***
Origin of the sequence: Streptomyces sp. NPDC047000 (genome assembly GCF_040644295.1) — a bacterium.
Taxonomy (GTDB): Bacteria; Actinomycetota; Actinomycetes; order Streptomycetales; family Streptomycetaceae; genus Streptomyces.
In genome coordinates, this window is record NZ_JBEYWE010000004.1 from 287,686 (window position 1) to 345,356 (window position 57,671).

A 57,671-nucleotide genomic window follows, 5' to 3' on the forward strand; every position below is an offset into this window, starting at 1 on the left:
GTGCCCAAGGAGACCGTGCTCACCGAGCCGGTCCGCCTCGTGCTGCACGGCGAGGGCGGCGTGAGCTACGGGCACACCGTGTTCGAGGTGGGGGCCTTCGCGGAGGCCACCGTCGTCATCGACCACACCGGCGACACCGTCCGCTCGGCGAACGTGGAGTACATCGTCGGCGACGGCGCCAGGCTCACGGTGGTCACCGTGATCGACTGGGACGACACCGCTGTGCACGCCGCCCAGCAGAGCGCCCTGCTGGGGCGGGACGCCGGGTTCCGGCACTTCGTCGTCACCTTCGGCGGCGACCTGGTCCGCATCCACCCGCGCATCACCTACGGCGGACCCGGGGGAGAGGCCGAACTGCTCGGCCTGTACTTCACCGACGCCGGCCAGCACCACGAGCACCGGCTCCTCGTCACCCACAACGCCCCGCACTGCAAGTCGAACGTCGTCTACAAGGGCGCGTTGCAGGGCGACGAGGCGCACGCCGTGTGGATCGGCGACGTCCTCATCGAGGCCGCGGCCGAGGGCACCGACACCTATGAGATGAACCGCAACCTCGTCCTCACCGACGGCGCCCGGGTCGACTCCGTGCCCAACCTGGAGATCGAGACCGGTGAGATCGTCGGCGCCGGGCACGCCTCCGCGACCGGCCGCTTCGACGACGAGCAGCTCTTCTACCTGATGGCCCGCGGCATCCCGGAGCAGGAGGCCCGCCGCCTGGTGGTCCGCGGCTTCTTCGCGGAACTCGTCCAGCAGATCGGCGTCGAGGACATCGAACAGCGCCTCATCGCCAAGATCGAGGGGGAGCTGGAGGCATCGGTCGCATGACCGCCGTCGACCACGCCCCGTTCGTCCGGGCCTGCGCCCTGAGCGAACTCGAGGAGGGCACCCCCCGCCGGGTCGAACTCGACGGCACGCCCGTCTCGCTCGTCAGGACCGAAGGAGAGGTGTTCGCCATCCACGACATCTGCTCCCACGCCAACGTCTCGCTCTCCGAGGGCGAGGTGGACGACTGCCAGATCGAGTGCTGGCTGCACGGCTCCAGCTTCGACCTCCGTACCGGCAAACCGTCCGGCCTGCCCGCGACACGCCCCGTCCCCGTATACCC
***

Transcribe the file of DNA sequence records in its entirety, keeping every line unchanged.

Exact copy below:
Origin of the sequence: Streptomyces sp. NPDC047000 (genome assembly GCF_040644295.1) — a bacterium.
Taxonomy (GTDB): Bacteria; Actinomycetota; Actinomycetes; order Streptomycetales; family Streptomycetaceae; genus Streptomyces.
In genome coordinates, this window is record NZ_JBEYWE010000004.1 from 287,686 (window position 1) to 345,356 (window position 57,671).

A 57,671-nucleotide genomic window follows, 5' to 3' on the forward strand; every position below is an offset into this window, starting at 1 on the left:
GTGCCCAAGGAGACCGTGCTCACCGAGCCGGTCCGCCTCGTGCTGCACGGCGAGGGCGGCGTGAGCTACGGGCACACCGTGTTCGAGGTGGGGGCCTTCGCGGAGGCCACCGTCGTCATCGACCACACCGGCGACACCGTCCGCTCGGCGAACGTGGAGTACATCGTCGGCGACGGCGCCAGGCTCACGGTGGTCACCGTGATCGACTGGGACGACACCGCTGTGCACGCCGCCCAGCAGAGCGCCCTGCTGGGGCGGGACGCCGGGTTCCGGCACTTCGTCGTCACCTTCGGCGGCGACCTGGTCCGCATCCACCCGCGCATCACCTACGGCGGACCCGGGGGAGAGGCCGAACTGCTCGGCCTGTACTTCACCGACGCCGGCCAGCACCACGAGCACCGGCTCCTCGTCACCCACAACGCCCCGCACTGCAAGTCGAACGTCGTCTACAAGGGCGCGTTGCAGGGCGACGAGGCGCACGCCGTGTGGATCGGCGACGTCCTCATCGAGGCCGCGGCCGAGGGCACCGACACCTATGAGATGAACCGCAACCTCGTCCTCACCGACGGCGCCCGGGTCGACTCCGTGCCCAACCTGGAGATCGAGACCGGTGAGATCGTCGGCGCCGGGCACGCCTCCGCGACCGGCCGCTTCGACGACGAGCAGCTCTTCTACCTGATGGCCCGCGGCATCCCGGAGCAGGAGGCCCGCCGCCTGGTGGTCCGCGGCTTCTTCGCGGAACTCGTCCAGCAGATCGGCGTCGAGGACATCGAACAGCGCCTCATCGCCAAGATCGAGGGGGAGCTGGAGGCATCGGTCGCATGACCGCCGTCGACCACGCCCCGTTCGTCCGGGCCTGCGCCCTGAGCGAACTCGAGGAGGGCACCCCCCGCCGGGTCGAACTCGACGGCACGCCCGTCTCGCTCGTCAGGACCGAAGGAGAGGTGTTCGCCATCCACGACATCTGCTCCCACGCCAACGTCTCGCTCTCCGAGGGCGAGGTGGACGACTGCCAGATCGAGTGCTGGCTGCACGGCTCCAGCTTCGACCTCCGTACCGGCAAACCGTCCGGCCTGCCCGCGACACGCCCCGTCCCCGTATACCC